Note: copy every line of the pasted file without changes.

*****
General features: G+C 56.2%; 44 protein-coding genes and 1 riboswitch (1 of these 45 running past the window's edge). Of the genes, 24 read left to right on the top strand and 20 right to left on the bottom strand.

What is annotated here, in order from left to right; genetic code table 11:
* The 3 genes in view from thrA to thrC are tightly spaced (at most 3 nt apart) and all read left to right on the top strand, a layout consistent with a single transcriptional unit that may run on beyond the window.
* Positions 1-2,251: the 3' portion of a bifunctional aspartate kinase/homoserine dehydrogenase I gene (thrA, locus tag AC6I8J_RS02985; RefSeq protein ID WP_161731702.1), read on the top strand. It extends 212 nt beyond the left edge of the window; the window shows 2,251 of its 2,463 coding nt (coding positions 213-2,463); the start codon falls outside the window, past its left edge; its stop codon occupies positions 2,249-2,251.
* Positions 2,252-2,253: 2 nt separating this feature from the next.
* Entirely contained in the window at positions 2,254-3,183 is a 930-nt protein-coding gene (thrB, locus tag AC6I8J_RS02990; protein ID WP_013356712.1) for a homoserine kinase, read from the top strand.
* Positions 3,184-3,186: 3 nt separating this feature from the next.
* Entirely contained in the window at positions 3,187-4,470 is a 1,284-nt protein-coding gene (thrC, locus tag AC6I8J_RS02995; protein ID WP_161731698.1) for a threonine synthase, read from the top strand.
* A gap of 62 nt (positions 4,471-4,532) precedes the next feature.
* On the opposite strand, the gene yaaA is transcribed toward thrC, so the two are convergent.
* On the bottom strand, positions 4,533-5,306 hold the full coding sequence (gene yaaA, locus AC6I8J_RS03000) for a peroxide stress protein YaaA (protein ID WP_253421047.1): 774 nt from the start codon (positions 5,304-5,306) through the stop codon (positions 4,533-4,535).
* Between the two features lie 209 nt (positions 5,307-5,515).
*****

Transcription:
General features: G+C 56.2%; 44 protein-coding genes and 1 riboswitch (1 of these 45 running past the window's edge). Of the genes, 24 read left to right on the top strand and 20 right to left on the bottom strand.

What is annotated here, in order from left to right; genetic code table 11:
* The 3 genes in view from thrA to thrC are tightly spaced (at most 3 nt apart) and all read left to right on the top strand, a layout consistent with a single transcriptional unit that may run on beyond the window.
* Positions 1-2,251: the 3' portion of a bifunctional aspartate kinase/homoserine dehydrogenase I gene (thrA, locus tag AC6I8J_RS02985; RefSeq protein ID WP_161731702.1), read on the top strand. It extends 212 nt beyond the left edge of the window; the window shows 2,251 of its 2,463 coding nt (coding positions 213-2,463); the start codon falls outside the window, past its left edge; its stop codon occupies positions 2,249-2,251.
* Positions 2,252-2,253: 2 nt separating this feature from the next.
* Entirely contained in the window at positions 2,254-3,183 is a 930-nt protein-coding gene (thrB, locus tag AC6I8J_RS02990; protein ID WP_013356712.1) for a homoserine kinase, read from the top strand.
* Positions 3,184-3,186: 3 nt separating this feature from the next.
* Entirely contained in the window at positions 3,187-4,470 is a 1,284-nt protein-coding gene (thrC, locus tag AC6I8J_RS02995; protein ID WP_161731698.1) for a threonine synthase, read from the top strand.
* A gap of 62 nt (positions 4,471-4,532) precedes the next feature.
* On the opposite strand, the gene yaaA is transcribed toward thrC, so the two are convergent.
* On the bottom strand, positions 4,533-5,306 hold the full coding sequence (gene yaaA, locus AC6I8J_RS03000) for a peroxide stress protein YaaA (protein ID WP_253421047.1): 774 nt from the start codon (positions 5,304-5,306) through the stop codon (positions 4,533-4,535).
* Between the two features lie 209 nt (positions 5,307-5,515).